TORONTO -- The Blue Jays intend to implement a strict policy surrounding the use of video games in the clubhouse before the start of the regular season.
Toronto manager Charlie Montoyo revealed on Monday morning that earlier this spring, some veteran players mentioned the amount of time people spent playing video games last year had become an issue. It's something they want to avoid in 2019.
Montoyo's plan is to set a specific time where players will have to stop playing video games and watching TV. The details still have to be worked out, but it's something Montoyo wanted to do after joining the Blue Jays, and the first-year manager was pleased the players brought it up first.
"We're going to play less, I know that," Montoyo said. "We have a rule. We already met with all of the players and there's not going to be that many people playing video games. That's our rule. That's not my rule, that's our clubhouse rule.
"We felt like there's a time where it has to stop, before 6 o'clock or whatever that time is that we decide. That's when everybody is going to stop playing games and get ready for the game."
The biggest culprit of excessive video game playing last year was veteran catcher Russell Martin, who always traveled with a specialty briefcase filled with his video-game supplies. His game of choice was "Fortnite," which has become increasingly popular around the Major Leagues and elsewhere.
It's worth noting that the height of Martin's video-game playing came at a time when he was barely being used by the club. Martin was relegated to the bench in the final month of the season and only made two appearances in September. In other words, he had more than enough spare time to play as many video games as he wanted. But the concern is that the habits could wear off on other players.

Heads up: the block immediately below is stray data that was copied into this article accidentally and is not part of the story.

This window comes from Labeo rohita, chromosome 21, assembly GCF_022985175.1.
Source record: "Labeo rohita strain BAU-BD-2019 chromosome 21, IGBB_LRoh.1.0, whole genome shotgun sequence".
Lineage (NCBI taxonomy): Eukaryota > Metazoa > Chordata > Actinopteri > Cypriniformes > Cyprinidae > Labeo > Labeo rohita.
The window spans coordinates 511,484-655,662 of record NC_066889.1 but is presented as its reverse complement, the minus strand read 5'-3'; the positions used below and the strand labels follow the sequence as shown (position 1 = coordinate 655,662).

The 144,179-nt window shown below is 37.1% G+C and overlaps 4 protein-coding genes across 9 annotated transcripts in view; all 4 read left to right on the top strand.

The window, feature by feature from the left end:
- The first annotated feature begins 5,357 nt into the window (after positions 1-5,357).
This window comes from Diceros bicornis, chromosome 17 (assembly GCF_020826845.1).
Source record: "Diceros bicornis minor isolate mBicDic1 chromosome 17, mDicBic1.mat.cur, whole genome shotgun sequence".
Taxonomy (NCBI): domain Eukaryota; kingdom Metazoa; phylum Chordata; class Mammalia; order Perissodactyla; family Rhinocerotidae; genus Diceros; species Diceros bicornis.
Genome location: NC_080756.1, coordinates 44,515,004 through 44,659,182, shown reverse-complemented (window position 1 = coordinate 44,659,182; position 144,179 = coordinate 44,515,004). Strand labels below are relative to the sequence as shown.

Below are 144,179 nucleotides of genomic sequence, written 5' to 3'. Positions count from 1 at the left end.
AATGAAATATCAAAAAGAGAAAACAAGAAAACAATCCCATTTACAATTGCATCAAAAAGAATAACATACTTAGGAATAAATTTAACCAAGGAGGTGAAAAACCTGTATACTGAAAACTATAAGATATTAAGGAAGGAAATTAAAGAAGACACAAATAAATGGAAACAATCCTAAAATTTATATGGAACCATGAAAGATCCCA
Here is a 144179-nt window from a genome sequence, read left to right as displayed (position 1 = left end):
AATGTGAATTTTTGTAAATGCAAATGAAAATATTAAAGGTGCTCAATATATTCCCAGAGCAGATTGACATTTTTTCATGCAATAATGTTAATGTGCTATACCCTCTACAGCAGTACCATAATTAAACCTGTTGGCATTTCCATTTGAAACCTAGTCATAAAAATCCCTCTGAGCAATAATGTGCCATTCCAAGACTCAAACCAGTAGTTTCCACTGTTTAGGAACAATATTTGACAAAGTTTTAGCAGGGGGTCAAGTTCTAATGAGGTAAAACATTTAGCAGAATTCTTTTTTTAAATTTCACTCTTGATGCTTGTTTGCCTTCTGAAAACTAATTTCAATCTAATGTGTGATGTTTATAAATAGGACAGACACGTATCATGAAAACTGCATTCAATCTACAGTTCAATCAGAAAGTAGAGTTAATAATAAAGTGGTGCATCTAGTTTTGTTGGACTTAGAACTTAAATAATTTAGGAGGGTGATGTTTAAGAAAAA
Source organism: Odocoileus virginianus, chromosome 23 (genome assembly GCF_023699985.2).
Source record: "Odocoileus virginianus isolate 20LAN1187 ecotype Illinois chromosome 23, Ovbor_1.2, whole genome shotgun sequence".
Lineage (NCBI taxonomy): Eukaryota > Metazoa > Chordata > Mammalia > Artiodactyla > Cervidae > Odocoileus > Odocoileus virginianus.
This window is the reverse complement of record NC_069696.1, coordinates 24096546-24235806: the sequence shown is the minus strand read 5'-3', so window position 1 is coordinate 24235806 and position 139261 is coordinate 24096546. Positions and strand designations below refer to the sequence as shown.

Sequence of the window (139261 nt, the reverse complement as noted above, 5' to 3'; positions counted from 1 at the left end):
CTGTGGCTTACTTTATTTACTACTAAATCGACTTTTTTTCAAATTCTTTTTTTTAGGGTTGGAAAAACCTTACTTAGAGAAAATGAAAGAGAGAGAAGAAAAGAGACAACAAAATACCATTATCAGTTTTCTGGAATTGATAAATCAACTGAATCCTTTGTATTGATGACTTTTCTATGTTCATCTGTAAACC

The constant presence of video games in the clubhouse at least became concerning enough that the group of players brought it up to Montoyo. The Blue Jays skipper has composed a leadership committee of approximately 10 people, and that group will continue to meet throughout the year to discuss all clubhouse issues.
"It's just something I've always thought about," Montoyo said. "But it came up with the players, when I met with 10 of our players about rules and stuff, that one came up. We're going to decide the time. They raised it. So I didn't have to. Some guys said [there was too much], but I wasn't here last year. I thought it was a good idea to have a time where it stops."
Fast start for Grichuk
Blue Jays right fielder Randal Grichuk hasn't received a lot of playing time this spring, but you wouldn't be able to tell based on how he has looked at the plate early on.
Grichuk hit a leadoff homer during Sunday's game against the Twins. He is now batting .313 with two home runs, four RBIs and four walks in 16 at-bats. That is nearly half as many at-bats as other regular position players on the projected 25-man roster have thus far this spring.
The reason behind the lack of reps for Grichuk can be traced back to his delayed start to camp. Toronto took a cautious approach after Grichuk dealt with plantar fasciitis last year, and the club wanted to make sure there was not a recurrence before the end of camp.
"I feel great about it right now," Montoyo said Monday morning. "Spring Training is all about what you need. Some guys need 40 at-bats, some guys might need 60, some guys might need 30. He looks locked into the plate right now, so I feel good about that. I talk to him all the time and if he needs more at-bats, he might go to a Minor League game and get five at-bats and stuff like that. We're playing like that."
Right-hander Sean Reid-Foley was to take the mound when the Blue Jays visited Fort Myers for a game against the Red Sox on Tuesday, but the game was canceled due to a forecast of prolonged rain. Reid-Foley has made four appearances this spring, including three starts, and he has allowed seven runs on six hits over 11 innings.